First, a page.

Re: AC dimmer software development question
From: Klaus Vestergaard Kragelund (klauskvik_at_hotmail.com)
Date: Wed, 18 Feb 2004 21:59:33 +0100
"Max" <firstname.lastname@example.org> wrote in message
> On Wed, 18 Feb 2004 01:41:28 -0500, rickman wrote:
> >A lamp is excited by 120 Hz, not 60 (power waveform vs. voltage) and the
> >filament of a typical light bulb does not go out during cycles. So
> >there is considerable room for pulsing half cycles.
> Not much, there isn't. 10% power would require driving the lamp with
> one out of ten half-cycles, and if you can't see flicker at 12Hz (or
> 10Hz where I live), then I'd strongly advise an eye test ;o)
> The other problem is the somewhat dire effect on bulb life.The lamp
> filament would cool significantly during the 9 unpowered half-cycles.
> I'd hate to think what the lifetime of a a typical stage or
> photographic lamp would be.
> >The brightness of
> >an incandescent lamp is not linearly proportional to the power that is
> >applied, so you need fine adjustment, but not all the way to zero
> >power. Instead if you experiment, you will find that you can provide
> >full range dimming with a much smaller range of power.
> But you can't GET fine adjustment with burst controllers without
> significant flicker. If you disagree, please show some code to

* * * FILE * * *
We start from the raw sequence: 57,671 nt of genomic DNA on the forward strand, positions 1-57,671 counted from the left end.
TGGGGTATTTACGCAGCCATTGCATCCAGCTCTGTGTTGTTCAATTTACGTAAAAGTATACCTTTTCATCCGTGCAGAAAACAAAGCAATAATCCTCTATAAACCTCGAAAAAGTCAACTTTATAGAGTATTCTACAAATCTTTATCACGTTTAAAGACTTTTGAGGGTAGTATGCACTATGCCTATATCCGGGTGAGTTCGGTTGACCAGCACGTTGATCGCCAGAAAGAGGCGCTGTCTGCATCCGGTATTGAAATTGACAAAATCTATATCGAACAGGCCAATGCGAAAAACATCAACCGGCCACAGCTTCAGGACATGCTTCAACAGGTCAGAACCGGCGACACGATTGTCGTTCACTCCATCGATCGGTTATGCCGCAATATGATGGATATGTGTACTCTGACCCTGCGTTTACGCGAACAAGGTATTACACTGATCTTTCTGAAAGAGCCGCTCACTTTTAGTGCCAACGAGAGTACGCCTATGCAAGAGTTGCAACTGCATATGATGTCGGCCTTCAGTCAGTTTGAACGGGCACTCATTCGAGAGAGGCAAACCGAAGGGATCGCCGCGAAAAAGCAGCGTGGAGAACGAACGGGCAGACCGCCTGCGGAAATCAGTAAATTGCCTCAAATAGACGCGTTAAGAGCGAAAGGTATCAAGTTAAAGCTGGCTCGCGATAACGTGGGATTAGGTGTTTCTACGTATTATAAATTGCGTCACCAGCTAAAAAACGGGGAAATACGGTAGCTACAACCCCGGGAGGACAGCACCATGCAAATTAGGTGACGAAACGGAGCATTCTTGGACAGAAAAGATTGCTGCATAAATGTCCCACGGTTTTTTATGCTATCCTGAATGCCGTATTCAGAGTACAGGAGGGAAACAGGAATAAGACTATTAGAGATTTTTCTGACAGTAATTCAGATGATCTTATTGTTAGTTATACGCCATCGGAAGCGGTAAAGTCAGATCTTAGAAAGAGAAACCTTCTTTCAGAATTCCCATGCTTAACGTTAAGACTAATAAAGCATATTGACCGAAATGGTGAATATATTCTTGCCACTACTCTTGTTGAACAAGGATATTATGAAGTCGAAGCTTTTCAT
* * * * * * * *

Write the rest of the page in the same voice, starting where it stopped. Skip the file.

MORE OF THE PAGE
> >I have seen dimmers implemented this way when minimum RFI is important.
> Can you point to one? All the burst controllers I've seen have been
> for heating use only, and with very limited resolution.
> And in any case, RFI simply isn't an issue, since filtering to any
> required standard is simple and relatively cheap to achieve (phase
> control messes up the power factor, of course, but that can be
> corrected as well). As an example, the harmonic radiation of a typical
> 10kVA stage dimmer pack in a touring rack is to all intents and
> purposes indetectable from more than a couple of metres away (<1dB
> S/N) - and the better ones are also well screened magnetically.
> In really sensitive radiation environments (operating suites,
> electronics labs, munitions stores etc.), it's really best not to use
> AC at all, but make sure to use a good ground shield on all cables if
> you must.
Some professional dimmers use a inverter to generate higher frequencies for
the AC drive for the lamp. Then burst mode control is possible, but as you
say I have certainly never seen a commercial dimmer using burst mode.